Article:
# grainy gravity

Discussion in 'Pseudoscience' started by nebel, Oct 13, 2015.

1. ### nebelValued Senior Member

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since mass is concentrated in relative small volumes like Protons in the small, and stars in the larger field,-- compared to the empty space separating them, should there not be a graininess to gravity even at the smallest level?

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3. ### originIn a democracy you deserve the leaders you elect.Valued Senior Member

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I wouldn't think so because the small particles do not have a small discrete 'sphere' of gravity. Particles have a gravitation that smoothly decreases by $\frac{1}{r^2}$.

5. ### YazataValued Senior Member

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I'm not a physicist, but it sounds plausible to my layman's ear.

Other forms of energy seem to be quantized on the microscale. And there's talk of gravitons, which seems to suggest quantization of gravity too.

So one might ask whether all physical quantities are quantized on the smallest scale. Might it be the case that no physical quantities increase continuously, but only through small discrete increments?

Maybe physical reality itself is grainy.

7. ### OnlyMeValued Senior Member

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I don't think so!

I know that it has been demonstrated that gravity affects single atoms, the same as it does larger objects.., and I believe the same has been experimentally demonstrated for neutrons... I just can't recall the reference for the neutron experiment.

That does not mean that gravitation is may not be quantifiable, just that any resulting graininess would have to be far finer than we could detect.

Also the graviton would essentially just be a specialized virtual photon. An analogue of the virtual photon force carriers of electromagnetism... We cannot detect, let alone measure virtual photons (or gravitons) so any graininess that might result would also be unmeasureable.

8. ### nebelValued Senior Member

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with the high density of these particles, the field although decreasing with the square of the distace would be quite steep near the particle, I see the problem with the velocities of all these sub atomic entities, how would you isolate a strong individual field in that broth?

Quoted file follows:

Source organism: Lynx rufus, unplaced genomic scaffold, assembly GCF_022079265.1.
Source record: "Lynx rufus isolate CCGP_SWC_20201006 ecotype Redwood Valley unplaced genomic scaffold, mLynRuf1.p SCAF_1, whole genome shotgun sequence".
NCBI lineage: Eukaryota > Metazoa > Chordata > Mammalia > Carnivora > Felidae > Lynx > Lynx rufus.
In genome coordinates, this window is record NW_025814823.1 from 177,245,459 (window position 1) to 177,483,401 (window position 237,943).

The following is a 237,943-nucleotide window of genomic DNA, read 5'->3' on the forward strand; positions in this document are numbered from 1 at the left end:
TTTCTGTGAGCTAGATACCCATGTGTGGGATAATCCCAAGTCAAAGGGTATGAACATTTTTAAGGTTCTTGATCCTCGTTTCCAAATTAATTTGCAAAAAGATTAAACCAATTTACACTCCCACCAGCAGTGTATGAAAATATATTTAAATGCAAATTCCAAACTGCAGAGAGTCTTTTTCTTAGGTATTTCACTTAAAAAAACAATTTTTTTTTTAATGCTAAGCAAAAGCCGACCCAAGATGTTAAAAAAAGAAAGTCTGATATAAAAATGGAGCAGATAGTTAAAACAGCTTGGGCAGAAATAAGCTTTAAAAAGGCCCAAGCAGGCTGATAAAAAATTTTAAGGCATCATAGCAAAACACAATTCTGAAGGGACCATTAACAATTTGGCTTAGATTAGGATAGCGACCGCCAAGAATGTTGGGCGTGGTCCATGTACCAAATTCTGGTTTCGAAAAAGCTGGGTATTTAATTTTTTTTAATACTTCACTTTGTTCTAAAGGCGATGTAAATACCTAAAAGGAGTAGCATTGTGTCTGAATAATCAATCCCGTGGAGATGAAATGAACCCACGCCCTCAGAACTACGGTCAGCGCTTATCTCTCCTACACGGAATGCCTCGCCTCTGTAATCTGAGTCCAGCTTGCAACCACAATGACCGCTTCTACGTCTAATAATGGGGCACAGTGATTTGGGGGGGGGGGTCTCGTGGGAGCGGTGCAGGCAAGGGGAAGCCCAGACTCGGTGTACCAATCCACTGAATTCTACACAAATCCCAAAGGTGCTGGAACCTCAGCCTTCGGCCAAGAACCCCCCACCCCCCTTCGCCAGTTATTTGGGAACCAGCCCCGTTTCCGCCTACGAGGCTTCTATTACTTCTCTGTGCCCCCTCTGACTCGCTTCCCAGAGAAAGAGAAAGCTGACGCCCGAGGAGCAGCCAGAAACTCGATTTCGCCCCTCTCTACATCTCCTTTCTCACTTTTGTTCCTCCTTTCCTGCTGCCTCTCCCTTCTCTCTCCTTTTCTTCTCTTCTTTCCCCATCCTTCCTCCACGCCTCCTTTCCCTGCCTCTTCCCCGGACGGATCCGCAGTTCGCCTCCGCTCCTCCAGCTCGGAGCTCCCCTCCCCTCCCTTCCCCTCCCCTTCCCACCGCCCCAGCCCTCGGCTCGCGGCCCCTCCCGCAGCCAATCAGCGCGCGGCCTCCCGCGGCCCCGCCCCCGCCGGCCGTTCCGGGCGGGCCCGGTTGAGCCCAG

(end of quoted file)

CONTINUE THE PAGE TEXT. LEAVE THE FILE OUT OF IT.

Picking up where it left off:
9. ### originIn a democracy you deserve the leaders you elect.Valued Senior Member

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I don't think you can, that is why I don't think gravity is 'grainy'.

10. ### nebelValued Senior Member

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you are right, probably not grainy beyond the level of an atom.

11. ### danshawenValued Senior Member

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Only if there were a graininess to time or to time dilation, and there isn't.

12. ### nebelValued Senior Member

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my idea of the graininess of gravity was based on the smallness and density of the neutron, proton and the steep gravity around them in that empty space of the atom. to me time does not enter into gravity, it is there, even if you do not move through time. with enough gravity, you can appear to be stuck in zero time movement. or???
to me time is a continuum, through which we are moving, ever since the big bang beginning. not in increments.

Last edited: Oct 19, 2015
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13. ### danshawenValued Senior Member

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This kind of graininess is exactly what persuades some folks (Brian Greene in particular) that matter, space, time, and energy are all "grainy", and as such, can even be completely described by means of finite math. The preponderance of evidence is, they are not. Something about binding energy makes it grainy (quantum theory) with respect to further interactions with energy and with other bound energy, and I believe that graininess derives of a discontinuity between the speed of light in a vacuum and the speed of entanglement, but I understand this is not a mainstream view, nor is it part of a complete theory.

If gravity were "grainy", and if there were only two particles of near insignificant mass spaced light years apart and originally at rest with respect to each other, then gravity would not be able to act on them to pull them together, would it? Of all the fundamental forces, gravity is by far the weakest, so I doubt it could act as a force at all if it were "grainy". At least it is fair to say, the other forces are "grainier". EM derives mostly of electrons, protons, and photons, and all but photons are bound. Electroweak is really the same as EM and only happens within atoms, so also bound. Strong nuclear between mostly quarks and gluons are also bound.

Gravity isn't really a "bound" force until you ramp it up to the scale of a black hole, yet even photons (not grainy) are bent by it long before it reaches that extreme, and is capable of absorbing (but not re-emitting) photons. Unlike the corresponding quantum effects, black holes, with the exception of Hawking radiation, are not very selective about what photon energies they will absorb, either.

Last edited: Oct 19, 2015